I’ve seen early maths done really well in schools over the years.
I’ve also come across scenarios in which subject knowledge at this level is not as secure as with other areas of learning.
It may seem to some outside the sector that there is little more to early maths than supporting children with the ability to count effectively and have emerging number knowledge.
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But before children reach that point in Reception (Development Matters tells us that this is the age at which children should be developing their growing ability to count with some accuracy), there is an entire world of maths that lurks beneath.
There may be a temptation in nursery to try to rush through this phase – after all, Little Johnny arrives aged 3 with the ability to recite numbers to 10. Surely he is ready to put that into action with some counting? Well, no, actually.
Before that point, he needs to develop an understanding of quantity, and if this is skipped over in a bid to rush on to effective counting, we could be in trouble later on at a conceptual level when working with number.
The 30- to 50-month age band for number is concerned largely with quantity. For example: “Compares two groups of objects, saying when they have the same number” and “Knows that numbers identify how many objects are in a set”.
It may surprise some to know that the ability to subitise small quantities comes even earlier on.
If we don’t spend enough time embedding this learning, trying to teach addition and subtraction later in Reception will prove ineffective.
Children must have an understanding of the relationship between numeral and quantity before they begin to combine groups of objects.
It is easy to reduce this ability to a tray of plastic bears and a tick sheet at a table with the teacher.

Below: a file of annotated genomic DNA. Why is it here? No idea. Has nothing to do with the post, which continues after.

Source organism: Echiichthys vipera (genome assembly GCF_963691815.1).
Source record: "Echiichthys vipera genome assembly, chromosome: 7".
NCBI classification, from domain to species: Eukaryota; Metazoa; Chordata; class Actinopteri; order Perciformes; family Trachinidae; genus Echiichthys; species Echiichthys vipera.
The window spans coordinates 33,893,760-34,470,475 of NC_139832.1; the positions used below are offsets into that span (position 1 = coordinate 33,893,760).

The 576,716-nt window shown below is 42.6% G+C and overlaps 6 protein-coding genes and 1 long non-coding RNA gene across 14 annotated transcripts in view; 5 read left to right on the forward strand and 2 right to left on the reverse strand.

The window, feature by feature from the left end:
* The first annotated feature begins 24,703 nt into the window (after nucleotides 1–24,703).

However, if we are in the business of teaching early maths, this rather dull approach is unnecessary and will not inspire young mathematicians to become independent problem solvers.
For children to truly develop mastery of quantity and number in the early years, teaching needs to be contextual and it needs great adult interactions. So how can we support and teach children maths as they play?
1. Get involved
In her 2010 paper about play and mathematical learning, Helen Williams provides evidence of how adult interactions during play really help: “Adult intervention of differing sorts – playing alongside, adding a prop, work outside the area – linked to observations made of children’s play can fundamentally affect the amount and depth of mathematics engaged in independently.”
Think about how the adults can use the provision to promote mathematical thinking. Beware here, however, the "mood hoover" question: “How many?” Unless you have no idea if a child has the ability to count, this is a low-level question that can suck the life out of creative play.
Instead, ponder, “I wonder what will happen if…” and develop various problems children can solve. “How many” also assumes that children have the preceding mathematical knowledge previously discussed. If you are working with three- or four-year-olds, that is a big assumption.
2. Bring in role play
Use role play to effectively combine maths and play, using situations such as the corner shop, the doctor’s surgery, or anything where they can learn about and apply problems around quantity.
How much do we need? Can I have two? How many more shall we get? Can I have the same? Can you share them between three teddies? The key here is to develop knowledge and problem solving through interactions with adults.
3. Explore outdoors
Use the outdoors to engage with maths in a physical way. I use chalk to mark how far children can jump, or roll, or fly a paper aeroplane.
Measure using footsteps and write the number next to the mark with the child’s name. Who jumped the furthest? Who can beat five? Learning through landscapes offers some great ideas.
4. Turn to fairytales
Stories are a great place to develop mathematical learning.
As well as the obvious Goldilocks and the Three Bears, Three Little Pigs or The Hungry Caterpillar, most stories will contain scenarios in which you can develop children’s problem solving or mathematical thinking.
The National Centre for Excellence in the Teaching of Mathematics (NCETM) says: “Quite often, there is some sort of a problem or crisis in the story and characters use their mathematical knowledge and skills to solve it.
“As children become involved in the narrative and characters, they emotionally invest in understanding the maths.”
Nicky Clements is head of EYFS at Victoria Academies Trust. She tweets @nickyclements71